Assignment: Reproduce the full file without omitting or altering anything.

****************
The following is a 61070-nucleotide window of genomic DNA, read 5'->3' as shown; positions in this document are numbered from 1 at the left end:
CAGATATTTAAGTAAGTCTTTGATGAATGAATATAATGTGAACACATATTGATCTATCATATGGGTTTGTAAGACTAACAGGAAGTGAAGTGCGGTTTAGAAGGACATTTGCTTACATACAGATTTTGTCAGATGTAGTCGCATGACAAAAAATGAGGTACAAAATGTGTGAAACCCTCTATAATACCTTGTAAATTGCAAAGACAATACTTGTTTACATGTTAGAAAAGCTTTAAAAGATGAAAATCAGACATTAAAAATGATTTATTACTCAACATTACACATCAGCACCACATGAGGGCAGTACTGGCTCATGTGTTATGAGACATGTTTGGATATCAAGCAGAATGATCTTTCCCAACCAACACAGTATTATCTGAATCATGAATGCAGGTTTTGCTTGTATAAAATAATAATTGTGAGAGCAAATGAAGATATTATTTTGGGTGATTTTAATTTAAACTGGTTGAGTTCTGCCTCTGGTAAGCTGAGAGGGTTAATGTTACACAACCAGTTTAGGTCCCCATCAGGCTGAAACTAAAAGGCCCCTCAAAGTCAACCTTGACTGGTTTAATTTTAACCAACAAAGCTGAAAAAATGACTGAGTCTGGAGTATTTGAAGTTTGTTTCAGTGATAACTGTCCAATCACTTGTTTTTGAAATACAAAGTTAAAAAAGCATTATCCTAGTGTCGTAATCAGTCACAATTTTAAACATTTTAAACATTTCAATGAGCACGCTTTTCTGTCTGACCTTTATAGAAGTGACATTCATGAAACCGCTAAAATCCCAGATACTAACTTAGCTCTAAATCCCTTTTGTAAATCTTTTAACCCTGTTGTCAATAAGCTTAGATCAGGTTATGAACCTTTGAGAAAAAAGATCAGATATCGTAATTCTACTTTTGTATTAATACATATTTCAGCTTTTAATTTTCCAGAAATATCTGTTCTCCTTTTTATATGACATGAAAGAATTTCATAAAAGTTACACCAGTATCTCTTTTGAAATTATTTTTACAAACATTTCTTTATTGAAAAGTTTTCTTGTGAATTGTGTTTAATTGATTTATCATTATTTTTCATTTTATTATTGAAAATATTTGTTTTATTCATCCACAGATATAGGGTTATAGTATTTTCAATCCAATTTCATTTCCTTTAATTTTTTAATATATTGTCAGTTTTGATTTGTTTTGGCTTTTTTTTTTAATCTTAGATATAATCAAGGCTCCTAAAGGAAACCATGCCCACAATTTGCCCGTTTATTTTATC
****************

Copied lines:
The following is a 61070-nucleotide window of genomic DNA, read 5'->3' as shown; positions in this document are numbered from 1 at the left end:
CAGATATTTAAGTAAGTCTTTGATGAATGAATATAATGTGAACACATATTGATCTATCATATGGGTTTGTAAGACTAACAGGAAGTGAAGTGCGGTTTAGAAGGACATTTGCTTACATACAGATTTTGTCAGATGTAGTCGCATGACAAAAAATGAGGTACAAAATGTGTGAAACCCTCTATAATACCTTGTAAATTGCAAAGACAATACTTGTTTACATGTTAGAAAAGCTTTAAAAGATGAAAATCAGACATTAAAAATGATTTATTACTCAACATTACACATCAGCACCACATGAGGGCAGTACTGGCTCATGTGTTATGAGACATGTTTGGATATCAAGCAGAATGATCTTTCCCAACCAACACAGTATTATCTGAATCATGAATGCAGGTTTTGCTTGTATAAAATAATAATTGTGAGAGCAAATGAAGATATTATTTTGGGTGATTTTAATTTAAACTGGTTGAGTTCTGCCTCTGGTAAGCTGAGAGGGTTAATGTTACACAACCAGTTTAGGTCCCCATCAGGCTGAAACTAAAAGGCCCCTCAAAGTCAACCTTGACTGGTTTAATTTTAACCAACAAAGCTGAAAAAATGACTGAGTCTGGAGTATTTGAAGTTTGTTTCAGTGATAACTGTCCAATCACTTGTTTTTGAAATACAAAGTTAAAAAAGCATTATCCTAGTGTCGTAATCAGTCACAATTTTAAACATTTTAAACATTTCAATGAGCACGCTTTTCTGTCTGACCTTTATAGAAGTGACATTCATGAAACCGCTAAAATCCCAGATACTAACTTAGCTCTAAATCCCTTTTGTAAATCTTTTAACCCTGTTGTCAATAAGCTTAGATCAGGTTATGAACCTTTGAGAAAAAAGATCAGATATCGTAATTCTACTTTTGTATTAATACATATTTCAGCTTTTAATTTTCCAGAAATATCTGTTCTCCTTTTTATATGACATGAAAGAATTTCATAAAAGTTACACCAGTATCTCTTTTGAAATTATTTTTACAAACATTTCTTTATTGAAAAGTTTTCTTGTGAATTGTGTTTAATTGATTTATCATTATTTTTCATTTTATTATTGAAAATATTTGTTTTATTCATCCACAGATATAGGGTTATAGTATTTTCAATCCAATTTCATTTCCTTTAATTTTTTAATATATTGTCAGTTTTGATTTGTTTTGGCTTTTTTTTTTAATCTTAGATATAATCAAGGCTCCTAAAGGAAACCATGCCCACAATTTGCCCGTTTATTTTATC